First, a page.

Barcelona, Spain’s second-largest city, is characterized by a vibrant sense of civic pride – and Catalans have much to be proud of.
From chatting with the city’s movers and shakers in late-night cocktail bars to discovering the entrepreneurial spirit that attracts young, hungry upstarts from across Europe, there’s plenty to admire.
We set out to find the modern and authentic Barcelona experience.
WHY SHOULD I GO?
Don’t want to choose between a city tour and a beach vacation?
Barcelona, which enjoys 2,500 hours of sunshine every year, offers both.
Excellent beaches are just a short walk from the main street, Las Ramblas.
Start with a swim, then explore the sleepy Barceloneta district.
This atmospheric countryside neighborhood, which separates the beach from the harbor, was founded by local fishermen in the 15th century.
Sample the day’s catch at a rustic cafe, then tour the rest of the city’s best sights, from Gaudí architecture to the striking waterfront W Hotel.
ARE THESE STREETS SUITABLE FOR WALKING?
Sniffing around the city on foot is the way to go.
Note the subtle differences in each neighborhood, from the cobbled historic centers of El Born and Barri Gotic to the modern grid system of Eixample and fashionable, upscale Gracia.
If you want variety, there are 124 miles of bike paths and an efficient subway and bus network, the latter running late into the night.
Anything for the bucket list?
Perhaps the city’s most famous resident was the late, great architect Antoni Gaudi, whose incredible Sagrada Familia church is the main attraction.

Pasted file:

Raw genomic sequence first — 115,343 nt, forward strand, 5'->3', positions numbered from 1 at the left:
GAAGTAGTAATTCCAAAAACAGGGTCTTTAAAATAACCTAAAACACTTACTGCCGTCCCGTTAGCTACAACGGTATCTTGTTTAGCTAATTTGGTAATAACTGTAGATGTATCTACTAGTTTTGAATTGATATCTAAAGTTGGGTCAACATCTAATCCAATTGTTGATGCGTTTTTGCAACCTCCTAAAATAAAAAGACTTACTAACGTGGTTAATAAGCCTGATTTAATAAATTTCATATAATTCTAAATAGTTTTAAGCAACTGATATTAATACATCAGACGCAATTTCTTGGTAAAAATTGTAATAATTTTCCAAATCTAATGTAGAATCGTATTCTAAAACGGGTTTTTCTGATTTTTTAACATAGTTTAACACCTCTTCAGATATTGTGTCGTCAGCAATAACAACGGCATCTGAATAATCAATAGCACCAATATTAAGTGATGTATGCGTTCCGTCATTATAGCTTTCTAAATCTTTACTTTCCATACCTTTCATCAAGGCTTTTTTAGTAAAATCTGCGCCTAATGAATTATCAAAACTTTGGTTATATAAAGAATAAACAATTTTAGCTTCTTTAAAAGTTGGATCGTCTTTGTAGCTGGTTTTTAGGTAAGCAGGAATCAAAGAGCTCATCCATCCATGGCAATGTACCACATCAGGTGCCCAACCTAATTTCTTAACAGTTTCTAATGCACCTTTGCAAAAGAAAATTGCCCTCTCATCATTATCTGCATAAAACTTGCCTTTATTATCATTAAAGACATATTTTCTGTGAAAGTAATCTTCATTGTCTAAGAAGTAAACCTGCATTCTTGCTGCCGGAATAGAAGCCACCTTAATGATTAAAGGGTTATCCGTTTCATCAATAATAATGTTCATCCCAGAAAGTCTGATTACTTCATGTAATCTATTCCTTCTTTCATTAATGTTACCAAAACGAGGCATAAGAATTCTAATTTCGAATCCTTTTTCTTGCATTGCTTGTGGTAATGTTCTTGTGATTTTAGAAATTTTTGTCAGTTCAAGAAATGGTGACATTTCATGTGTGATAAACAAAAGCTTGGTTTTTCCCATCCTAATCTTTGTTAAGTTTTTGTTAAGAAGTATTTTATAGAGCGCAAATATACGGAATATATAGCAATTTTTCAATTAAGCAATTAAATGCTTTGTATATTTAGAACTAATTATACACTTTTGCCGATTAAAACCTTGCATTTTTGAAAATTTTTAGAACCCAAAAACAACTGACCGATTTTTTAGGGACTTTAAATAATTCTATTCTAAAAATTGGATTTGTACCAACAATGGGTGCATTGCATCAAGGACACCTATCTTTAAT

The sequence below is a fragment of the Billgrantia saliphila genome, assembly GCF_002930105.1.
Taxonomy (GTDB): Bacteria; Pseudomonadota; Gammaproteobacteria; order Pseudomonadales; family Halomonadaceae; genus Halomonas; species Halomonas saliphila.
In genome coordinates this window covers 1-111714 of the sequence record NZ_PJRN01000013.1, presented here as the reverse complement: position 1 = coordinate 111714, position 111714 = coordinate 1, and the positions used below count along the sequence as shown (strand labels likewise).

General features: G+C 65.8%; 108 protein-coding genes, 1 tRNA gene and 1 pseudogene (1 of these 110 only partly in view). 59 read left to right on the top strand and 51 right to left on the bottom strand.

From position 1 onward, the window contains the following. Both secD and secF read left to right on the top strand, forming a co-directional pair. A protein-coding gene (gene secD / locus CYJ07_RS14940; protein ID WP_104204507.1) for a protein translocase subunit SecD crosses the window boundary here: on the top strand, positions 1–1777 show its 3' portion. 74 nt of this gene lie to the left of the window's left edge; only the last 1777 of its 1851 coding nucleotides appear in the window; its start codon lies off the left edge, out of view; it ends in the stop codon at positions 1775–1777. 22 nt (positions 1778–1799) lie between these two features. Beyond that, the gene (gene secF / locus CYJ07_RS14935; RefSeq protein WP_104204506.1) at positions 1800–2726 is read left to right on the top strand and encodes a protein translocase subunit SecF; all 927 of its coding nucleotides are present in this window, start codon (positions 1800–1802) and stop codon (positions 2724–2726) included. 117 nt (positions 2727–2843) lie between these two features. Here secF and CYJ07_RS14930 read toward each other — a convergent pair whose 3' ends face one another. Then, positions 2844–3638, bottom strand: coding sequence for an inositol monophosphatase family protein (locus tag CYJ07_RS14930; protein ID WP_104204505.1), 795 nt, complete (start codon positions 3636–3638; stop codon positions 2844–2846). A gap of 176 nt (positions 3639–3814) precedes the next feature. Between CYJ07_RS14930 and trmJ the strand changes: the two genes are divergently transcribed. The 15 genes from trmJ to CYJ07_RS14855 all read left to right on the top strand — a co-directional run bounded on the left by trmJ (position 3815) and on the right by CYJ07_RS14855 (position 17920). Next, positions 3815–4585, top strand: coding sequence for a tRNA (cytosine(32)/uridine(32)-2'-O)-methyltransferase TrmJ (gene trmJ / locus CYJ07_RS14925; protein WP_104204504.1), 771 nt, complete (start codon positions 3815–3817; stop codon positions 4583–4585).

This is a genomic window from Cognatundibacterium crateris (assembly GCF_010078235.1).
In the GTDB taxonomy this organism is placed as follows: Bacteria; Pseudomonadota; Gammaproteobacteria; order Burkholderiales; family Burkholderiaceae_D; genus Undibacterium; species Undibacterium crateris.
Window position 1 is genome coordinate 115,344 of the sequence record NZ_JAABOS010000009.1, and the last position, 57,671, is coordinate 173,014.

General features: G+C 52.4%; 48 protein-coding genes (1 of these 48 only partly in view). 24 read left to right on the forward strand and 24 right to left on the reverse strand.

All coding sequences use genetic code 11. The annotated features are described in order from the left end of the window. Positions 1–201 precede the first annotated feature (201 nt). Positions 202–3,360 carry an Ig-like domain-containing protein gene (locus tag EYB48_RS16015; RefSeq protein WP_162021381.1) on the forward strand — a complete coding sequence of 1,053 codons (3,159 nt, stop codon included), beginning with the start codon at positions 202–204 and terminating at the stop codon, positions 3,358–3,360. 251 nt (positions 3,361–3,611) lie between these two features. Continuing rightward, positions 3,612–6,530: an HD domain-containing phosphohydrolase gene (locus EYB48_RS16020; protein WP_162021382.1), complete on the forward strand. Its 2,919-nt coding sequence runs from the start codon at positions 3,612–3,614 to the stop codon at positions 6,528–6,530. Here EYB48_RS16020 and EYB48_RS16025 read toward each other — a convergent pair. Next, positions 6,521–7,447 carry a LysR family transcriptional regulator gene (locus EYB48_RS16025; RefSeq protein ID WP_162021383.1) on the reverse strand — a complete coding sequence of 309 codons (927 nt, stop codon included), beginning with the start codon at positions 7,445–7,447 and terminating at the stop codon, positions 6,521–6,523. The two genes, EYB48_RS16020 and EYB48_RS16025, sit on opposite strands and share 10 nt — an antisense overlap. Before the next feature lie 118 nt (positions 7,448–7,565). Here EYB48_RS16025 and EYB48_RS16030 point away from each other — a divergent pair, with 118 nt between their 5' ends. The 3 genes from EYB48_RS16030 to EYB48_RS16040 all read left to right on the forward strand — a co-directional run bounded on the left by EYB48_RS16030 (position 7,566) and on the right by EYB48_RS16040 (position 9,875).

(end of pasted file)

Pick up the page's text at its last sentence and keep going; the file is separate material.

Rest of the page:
It is essential to reserve a ticket in advance. Upgrade to a tower visit and enjoy incredible views of the city.
But its lesser-known buildings such as Casa Mila, Casa Vicens and Casa Battlo are arguably even more remarkable. Gaudí, who died in 1926, certainly did not lack ambition, as the remarkable Park Güell proves.
His vision of building a residential complex for Barcelona’s rich and famous may have ultimately failed.
But his hard work was not in vain.
The area was later opened as a public park and is now recognized as a UNESCO World Heritage Site.
Where should I stay?
The Gallery Hotel at Calle Rosselló 249 is a good mid-range option in the upscale Eixample district.
The stylish 4H Hotel features spacious rooms with modern amenities.
If you book Deluxe there is a separate living area with a sofa bed, ideal for families.
The service is friendly and efficient.
All of Gaudí’s must-see buildings are just a short walk away, as are the Passeig de Gracia shopping district and the lively Las Ramblas.
In summer, you’ll love the impressive rooftop terrace with swimming pool and chic cocktail bar.
Where should I eat?
WHILE there are excellent options on almost every corner, Sintonia – the signature restaurant at the Gallery Hotel – is worth a visit.
Chef Pablo Tomás’ specialty is a steak tartare – aged ribeye beef that is ground and blended in front of you, with a selection of delicious herbs and spices.
Another highlight are the chicken and veal cannelloni.
But save room for dessert – the smoked croissant is a must.
The whole thing is rounded off with a few glasses of refreshing cava sangria.
The seven-course tasting menu starts from £40.
I fancy a drink
YOU have never experienced the real Barcelona without visiting a vermoutheria and tasting this perfect aperitif.
Puigmarti (Carrer de Puigmarti, 12) is an atmospheric jazz bar that serves a sophisticated selection of local wines.
The house-made special brew goes well with a few pintxos and plates with anchovies, olives and peppers on the side.
Another must-see is Paradiso, near Franca train station.
This chic spot was named the best bar in the world by the World’s 50 Best Bars list.
And it’s not hard to see why, with excellently crafted cocktails that look more like a work of art than a drink.
Try the On Fire!, shared between two people and made with a blend of bourbon, tahini, sweet potatoes and smoked milk.